Figure 2: 3000 cfm (5100 m3/hr) booster/liquid ring system for plastic extrusion degassing

 

Brewery Requires Vacuum for Degassing Process

The third system Webb discussed was a stainless steel liquid ring system for a “very popular beer manufacturer.” The client, who is undergoing capital expansion, needed four identical systems for gas removal from bottles before the filling process. The operating range for this application is 75 to 100 torr.

 

 Photo 3

Figure 3: All stainless steel liquid ring system for beverage filling process with “clean-in-place” control system

 

As a preventative measure, and to ensure a long product life, the engineers at Tuthill designed the entire liquid ring pump as 316 stainless steel (Figure 3). Additionally, the system was equipped with a knockout tank system and a full sealant recovery system. A ph transmitter enables it to manipulate valve positions based on the ph level in the liquid ring sealant. The system also has interlocking devices, like shutdown switches for high-temperature conditions.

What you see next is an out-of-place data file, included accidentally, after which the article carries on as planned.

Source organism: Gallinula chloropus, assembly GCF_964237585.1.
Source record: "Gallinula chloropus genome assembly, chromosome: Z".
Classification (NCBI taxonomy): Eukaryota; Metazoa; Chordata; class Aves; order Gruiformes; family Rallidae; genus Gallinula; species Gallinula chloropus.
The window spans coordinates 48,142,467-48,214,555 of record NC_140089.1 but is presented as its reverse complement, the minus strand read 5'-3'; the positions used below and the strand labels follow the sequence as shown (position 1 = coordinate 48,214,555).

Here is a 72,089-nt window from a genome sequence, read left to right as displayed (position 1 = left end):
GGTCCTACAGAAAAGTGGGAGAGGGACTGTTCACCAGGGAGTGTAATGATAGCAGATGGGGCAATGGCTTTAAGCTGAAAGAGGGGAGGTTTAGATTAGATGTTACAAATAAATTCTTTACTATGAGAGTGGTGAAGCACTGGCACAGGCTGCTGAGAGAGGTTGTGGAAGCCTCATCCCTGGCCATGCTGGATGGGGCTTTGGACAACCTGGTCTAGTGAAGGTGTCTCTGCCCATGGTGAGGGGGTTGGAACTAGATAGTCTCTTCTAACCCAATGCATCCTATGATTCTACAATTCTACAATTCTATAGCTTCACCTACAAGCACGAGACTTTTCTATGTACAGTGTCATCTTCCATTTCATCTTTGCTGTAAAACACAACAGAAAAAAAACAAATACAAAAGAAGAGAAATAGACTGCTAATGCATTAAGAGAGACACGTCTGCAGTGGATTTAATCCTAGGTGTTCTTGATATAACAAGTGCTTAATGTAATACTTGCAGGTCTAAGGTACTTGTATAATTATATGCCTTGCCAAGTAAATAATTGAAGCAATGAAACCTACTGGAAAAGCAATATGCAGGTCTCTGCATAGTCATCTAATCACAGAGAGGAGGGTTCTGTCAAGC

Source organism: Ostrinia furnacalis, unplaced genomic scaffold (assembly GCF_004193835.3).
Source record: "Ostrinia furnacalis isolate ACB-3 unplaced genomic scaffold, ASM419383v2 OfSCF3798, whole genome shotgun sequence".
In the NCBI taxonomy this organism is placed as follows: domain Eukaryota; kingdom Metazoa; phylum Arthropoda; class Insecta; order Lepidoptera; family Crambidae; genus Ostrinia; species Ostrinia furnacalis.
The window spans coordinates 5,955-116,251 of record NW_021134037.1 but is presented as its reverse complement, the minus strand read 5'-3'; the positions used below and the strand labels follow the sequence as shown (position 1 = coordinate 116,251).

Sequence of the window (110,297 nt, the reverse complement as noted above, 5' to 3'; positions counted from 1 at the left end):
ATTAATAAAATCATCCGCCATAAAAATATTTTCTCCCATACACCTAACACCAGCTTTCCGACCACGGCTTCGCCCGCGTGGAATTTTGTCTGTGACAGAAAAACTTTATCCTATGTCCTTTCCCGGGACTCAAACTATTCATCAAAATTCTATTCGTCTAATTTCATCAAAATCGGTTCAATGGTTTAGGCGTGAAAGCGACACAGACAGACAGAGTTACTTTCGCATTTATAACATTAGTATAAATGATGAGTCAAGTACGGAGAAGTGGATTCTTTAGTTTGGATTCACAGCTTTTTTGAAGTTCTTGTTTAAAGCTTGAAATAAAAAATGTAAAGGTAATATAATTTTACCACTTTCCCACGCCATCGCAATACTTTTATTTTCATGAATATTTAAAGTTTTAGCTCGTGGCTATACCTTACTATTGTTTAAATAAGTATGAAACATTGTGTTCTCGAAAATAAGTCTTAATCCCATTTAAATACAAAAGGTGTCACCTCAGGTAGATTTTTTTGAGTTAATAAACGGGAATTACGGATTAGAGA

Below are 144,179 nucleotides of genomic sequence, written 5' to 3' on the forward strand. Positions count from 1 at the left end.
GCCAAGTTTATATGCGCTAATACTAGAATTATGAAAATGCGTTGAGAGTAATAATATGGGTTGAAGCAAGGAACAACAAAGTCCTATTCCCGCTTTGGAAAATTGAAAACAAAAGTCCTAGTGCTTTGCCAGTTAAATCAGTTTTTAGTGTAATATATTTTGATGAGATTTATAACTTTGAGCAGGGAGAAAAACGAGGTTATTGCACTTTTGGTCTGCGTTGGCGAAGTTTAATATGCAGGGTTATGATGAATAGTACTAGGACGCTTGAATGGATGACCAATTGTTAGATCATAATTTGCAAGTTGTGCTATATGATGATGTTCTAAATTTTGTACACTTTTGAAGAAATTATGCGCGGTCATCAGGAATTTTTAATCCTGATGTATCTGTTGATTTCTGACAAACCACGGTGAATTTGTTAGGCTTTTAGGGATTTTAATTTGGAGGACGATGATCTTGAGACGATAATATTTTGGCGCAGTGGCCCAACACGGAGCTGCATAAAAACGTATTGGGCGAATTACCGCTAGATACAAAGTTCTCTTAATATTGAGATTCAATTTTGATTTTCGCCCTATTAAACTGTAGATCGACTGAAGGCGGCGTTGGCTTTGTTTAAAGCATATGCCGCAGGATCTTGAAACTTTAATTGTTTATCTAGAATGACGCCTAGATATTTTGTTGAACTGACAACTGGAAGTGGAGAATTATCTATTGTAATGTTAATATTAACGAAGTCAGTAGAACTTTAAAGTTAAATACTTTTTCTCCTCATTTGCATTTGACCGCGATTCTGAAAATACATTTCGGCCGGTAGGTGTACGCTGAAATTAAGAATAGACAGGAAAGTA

The engineers at Tuthill also incorporated “clean-in-place” controls for the brewery’s system. The controls allow the customer to shut the system down, fill it completely with cleaning liquid, and then open drains to flush it. Once the cleaning procedure is finished, the manufacturer can resume normal operation.

 

Trends in Energy Management

Webb also shared some insights into trends across the blower and vacuum industry. On the blower side, with its larger horsepower requirements (up to 700 hp), de-centralized blower systems are becoming more common. This means that instead of having a single blower trying to supply several demand points that may or may not have a requirement, engineers are starting to use multiple units of smaller sizes to address demand points with the appropriate amount of air.